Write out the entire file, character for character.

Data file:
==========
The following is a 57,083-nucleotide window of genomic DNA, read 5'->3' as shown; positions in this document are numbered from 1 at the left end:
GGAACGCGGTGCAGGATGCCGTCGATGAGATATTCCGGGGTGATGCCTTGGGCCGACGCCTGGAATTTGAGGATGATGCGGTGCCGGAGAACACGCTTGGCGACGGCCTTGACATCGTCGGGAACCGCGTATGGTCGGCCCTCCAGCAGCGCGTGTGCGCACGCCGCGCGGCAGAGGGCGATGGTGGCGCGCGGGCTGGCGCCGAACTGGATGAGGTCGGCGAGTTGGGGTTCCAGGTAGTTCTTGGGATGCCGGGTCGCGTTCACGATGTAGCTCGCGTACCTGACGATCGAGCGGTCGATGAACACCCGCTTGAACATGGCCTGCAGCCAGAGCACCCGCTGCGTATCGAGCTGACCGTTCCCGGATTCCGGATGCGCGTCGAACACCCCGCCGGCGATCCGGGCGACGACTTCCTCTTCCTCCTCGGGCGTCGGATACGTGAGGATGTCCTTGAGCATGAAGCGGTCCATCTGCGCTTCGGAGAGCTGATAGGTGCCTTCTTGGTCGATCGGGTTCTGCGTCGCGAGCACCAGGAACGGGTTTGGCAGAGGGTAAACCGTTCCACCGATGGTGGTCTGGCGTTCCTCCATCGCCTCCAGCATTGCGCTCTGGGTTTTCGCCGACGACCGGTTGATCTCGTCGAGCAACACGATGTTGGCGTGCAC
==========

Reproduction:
The following is a 57,083-nucleotide window of genomic DNA, read 5'->3' as shown; positions in this document are numbered from 1 at the left end:
GGAACGCGGTGCAGGATGCCGTCGATGAGATATTCCGGGGTGATGCCTTGGGCCGACGCCTGGAATTTGAGGATGATGCGGTGCCGGAGAACACGCTTGGCGACGGCCTTGACATCGTCGGGAACCGCGTATGGTCGGCCCTCCAGCAGCGCGTGTGCGCACGCCGCGCGGCAGAGGGCGATGGTGGCGCGCGGGCTGGCGCCGAACTGGATGAGGTCGGCGAGTTGGGGTTCCAGGTAGTTCTTGGGATGCCGGGTCGCGTTCACGATGTAGCTCGCGTACCTGACGATCGAGCGGTCGATGAACACCCGCTTGAACATGGCCTGCAGCCAGAGCACCCGCTGCGTATCGAGCTGACCGTTCCCGGATTCCGGATGCGCGTCGAACACCCCGCCGGCGATCCGGGCGACGACTTCCTCTTCCTCCTCGGGCGTCGGATACGTGAGGATGTCCTTGAGCATGAAGCGGTCCATCTGCGCTTCGGAGAGCTGATAGGTGCCTTCTTGGTCGATCGGGTTCTGCGTCGCGAGCACCAGGAACGGGTTTGGCAGAGGGTAAACCGTTCCACCGATGGTGGTCTGGCGTTCCTCCATCGCCTCCAGCATTGCGCTCTGGGTTTTCGCCGACGACCGGTTGATCTCGTCGAGCAACACGATGTTGGCGTGCAC